The Philippines has more than 7,100 magnificent islands, each one with its own set of particular features and characteristics worth discovering. The uniqueness of each island, islet, outcropping, or sandbar is one of the things that makes our country so appealing to locals and foreigners alike. We had a chance to visit Sambawan Island, one of the most picturesque islands we’ve ever been to, right off the coast of mainland Biliran.
So we woke up early at 5:30 AM so we can pack up, check out, and head to our last destination of this weekend adventure. The gray, cloudy skies and a moderately strong wind got us a bit worried considering that we were going to take a sea journey. Nevertheless, we reached the quiet port of Kawayan without any untoward event after a 15-minute habal-habal ride.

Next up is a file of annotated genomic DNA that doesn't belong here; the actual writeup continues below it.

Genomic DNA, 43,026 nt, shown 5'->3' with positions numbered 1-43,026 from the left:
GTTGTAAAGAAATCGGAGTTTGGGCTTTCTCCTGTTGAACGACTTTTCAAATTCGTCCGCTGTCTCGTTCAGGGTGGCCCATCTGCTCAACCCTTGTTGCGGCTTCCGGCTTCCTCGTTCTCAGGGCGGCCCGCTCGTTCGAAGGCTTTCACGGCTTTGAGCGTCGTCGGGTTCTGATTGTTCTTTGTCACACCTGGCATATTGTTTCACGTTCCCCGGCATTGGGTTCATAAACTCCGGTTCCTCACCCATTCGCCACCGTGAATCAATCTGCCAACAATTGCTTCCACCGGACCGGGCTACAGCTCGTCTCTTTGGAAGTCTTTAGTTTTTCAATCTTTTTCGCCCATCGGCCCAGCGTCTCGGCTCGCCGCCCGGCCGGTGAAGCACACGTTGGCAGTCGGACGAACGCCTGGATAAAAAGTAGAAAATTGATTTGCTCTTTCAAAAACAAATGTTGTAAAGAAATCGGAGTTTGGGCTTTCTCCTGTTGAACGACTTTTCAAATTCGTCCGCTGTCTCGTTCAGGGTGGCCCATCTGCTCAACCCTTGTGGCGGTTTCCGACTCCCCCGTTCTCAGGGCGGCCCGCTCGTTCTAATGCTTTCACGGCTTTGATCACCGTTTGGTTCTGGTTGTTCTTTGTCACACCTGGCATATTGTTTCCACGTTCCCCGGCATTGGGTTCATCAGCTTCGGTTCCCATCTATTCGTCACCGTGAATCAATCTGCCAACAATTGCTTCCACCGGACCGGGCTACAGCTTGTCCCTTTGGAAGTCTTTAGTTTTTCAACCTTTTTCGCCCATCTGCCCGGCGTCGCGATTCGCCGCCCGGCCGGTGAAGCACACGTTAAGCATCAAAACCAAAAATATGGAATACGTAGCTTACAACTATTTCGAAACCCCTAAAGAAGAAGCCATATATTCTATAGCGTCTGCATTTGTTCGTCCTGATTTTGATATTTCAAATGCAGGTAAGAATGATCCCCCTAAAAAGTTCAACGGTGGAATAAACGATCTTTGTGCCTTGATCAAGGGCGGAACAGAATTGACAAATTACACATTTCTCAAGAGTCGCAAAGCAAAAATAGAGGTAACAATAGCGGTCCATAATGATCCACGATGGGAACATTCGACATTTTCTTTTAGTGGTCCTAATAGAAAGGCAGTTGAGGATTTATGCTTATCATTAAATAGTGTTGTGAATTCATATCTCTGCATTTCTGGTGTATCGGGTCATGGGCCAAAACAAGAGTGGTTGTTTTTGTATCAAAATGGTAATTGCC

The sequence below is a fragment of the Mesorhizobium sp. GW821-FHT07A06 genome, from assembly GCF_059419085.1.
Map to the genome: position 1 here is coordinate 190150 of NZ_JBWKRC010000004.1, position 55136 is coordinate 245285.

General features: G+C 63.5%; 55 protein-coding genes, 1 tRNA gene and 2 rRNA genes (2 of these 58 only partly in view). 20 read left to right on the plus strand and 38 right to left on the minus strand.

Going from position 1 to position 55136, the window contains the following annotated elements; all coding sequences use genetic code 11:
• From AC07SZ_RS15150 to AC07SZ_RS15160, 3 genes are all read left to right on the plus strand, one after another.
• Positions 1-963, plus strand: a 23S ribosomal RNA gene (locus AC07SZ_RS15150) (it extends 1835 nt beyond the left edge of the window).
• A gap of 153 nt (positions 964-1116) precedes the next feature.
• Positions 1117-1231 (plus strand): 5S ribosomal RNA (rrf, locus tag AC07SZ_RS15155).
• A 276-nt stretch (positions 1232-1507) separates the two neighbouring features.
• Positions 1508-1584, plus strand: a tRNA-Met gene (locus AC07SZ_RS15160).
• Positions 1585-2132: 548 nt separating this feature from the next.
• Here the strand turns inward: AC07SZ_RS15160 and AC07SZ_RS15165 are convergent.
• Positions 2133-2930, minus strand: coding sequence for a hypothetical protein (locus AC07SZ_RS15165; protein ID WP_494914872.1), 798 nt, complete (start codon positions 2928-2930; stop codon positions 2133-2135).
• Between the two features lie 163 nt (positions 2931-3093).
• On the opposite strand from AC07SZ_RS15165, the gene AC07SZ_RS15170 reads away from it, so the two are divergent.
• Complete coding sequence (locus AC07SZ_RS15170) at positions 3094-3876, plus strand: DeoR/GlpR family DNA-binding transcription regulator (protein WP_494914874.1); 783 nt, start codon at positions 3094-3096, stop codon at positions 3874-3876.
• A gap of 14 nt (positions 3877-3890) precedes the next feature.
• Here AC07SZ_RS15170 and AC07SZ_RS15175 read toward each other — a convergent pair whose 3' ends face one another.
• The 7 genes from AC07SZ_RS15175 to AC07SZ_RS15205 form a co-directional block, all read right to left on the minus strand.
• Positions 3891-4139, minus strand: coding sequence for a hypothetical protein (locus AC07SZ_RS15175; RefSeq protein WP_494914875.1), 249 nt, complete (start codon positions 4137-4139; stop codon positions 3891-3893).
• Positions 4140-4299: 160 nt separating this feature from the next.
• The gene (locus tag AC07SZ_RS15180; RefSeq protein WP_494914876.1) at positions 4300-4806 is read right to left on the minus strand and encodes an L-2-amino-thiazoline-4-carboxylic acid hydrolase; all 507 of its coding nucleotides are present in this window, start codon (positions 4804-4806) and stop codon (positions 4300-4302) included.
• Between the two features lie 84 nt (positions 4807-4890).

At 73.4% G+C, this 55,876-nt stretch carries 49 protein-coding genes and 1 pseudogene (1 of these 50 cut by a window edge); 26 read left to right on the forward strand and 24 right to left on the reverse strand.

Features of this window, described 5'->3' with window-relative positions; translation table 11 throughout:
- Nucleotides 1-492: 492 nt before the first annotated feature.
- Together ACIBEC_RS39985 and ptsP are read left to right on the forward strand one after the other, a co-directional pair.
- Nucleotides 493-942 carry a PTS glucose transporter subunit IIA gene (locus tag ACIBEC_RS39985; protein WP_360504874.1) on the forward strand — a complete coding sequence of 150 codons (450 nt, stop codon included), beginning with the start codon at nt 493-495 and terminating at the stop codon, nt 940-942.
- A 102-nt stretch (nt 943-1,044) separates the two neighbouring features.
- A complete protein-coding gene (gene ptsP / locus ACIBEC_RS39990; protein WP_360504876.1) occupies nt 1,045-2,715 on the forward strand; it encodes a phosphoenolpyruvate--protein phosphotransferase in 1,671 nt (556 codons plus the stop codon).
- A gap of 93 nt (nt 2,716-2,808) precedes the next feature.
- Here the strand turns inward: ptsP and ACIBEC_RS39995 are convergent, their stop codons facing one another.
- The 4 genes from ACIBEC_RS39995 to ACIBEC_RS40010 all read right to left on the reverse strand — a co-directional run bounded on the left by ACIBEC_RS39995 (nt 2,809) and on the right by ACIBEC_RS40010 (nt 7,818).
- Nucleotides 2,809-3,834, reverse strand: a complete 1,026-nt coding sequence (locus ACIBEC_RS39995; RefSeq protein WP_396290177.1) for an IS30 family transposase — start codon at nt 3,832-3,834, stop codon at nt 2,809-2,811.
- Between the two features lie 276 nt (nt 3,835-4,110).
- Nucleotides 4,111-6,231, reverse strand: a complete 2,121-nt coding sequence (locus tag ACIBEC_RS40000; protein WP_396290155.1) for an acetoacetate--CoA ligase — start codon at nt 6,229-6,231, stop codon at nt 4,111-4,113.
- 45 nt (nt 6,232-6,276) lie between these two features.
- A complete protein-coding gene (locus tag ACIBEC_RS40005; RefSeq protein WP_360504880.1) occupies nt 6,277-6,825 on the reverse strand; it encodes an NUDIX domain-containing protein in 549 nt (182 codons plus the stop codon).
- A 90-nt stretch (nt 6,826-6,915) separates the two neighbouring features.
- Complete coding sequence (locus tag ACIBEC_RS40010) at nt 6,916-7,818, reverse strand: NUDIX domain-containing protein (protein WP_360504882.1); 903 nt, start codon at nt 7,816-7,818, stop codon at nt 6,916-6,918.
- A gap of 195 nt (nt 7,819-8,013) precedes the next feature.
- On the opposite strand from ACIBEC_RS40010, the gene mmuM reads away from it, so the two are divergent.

Sir Joni already arranged a pumpboat before we arrived in Biliran. We were supposed to head to Sambawan Island on our first day, but as you remembered in Part 1 of our canyoning adventure, the weather did not cooperate. So we had to reschedule our trip to Sambawan after our canyoning session.
Then off we went! Check out the thick and ominous cloud cover. Right after we left the port, the seas became rough and choppy. While our hearts beat in anxiety, our boatmen were unperturbed and said this was “normal.”
On the way, we passed by uninhabited islets. Well, not entirely uninhabited. With the absence of humans, these virgin islets are homes to dozens of species of birds, mammals, reptiles, and insects.
Moderately high winds resulted in a rough and wet ride reminiscent of our boat ride to Kalanggaman Island in Palompon, Leyte. But after one hour of enduring large waves, we finally saw the rock outcroppings that make up Sambawan Island.
In addition, the spirit of the sea seemed to hear our pleas for good weather because the clouds gradually cleared as we neared the island.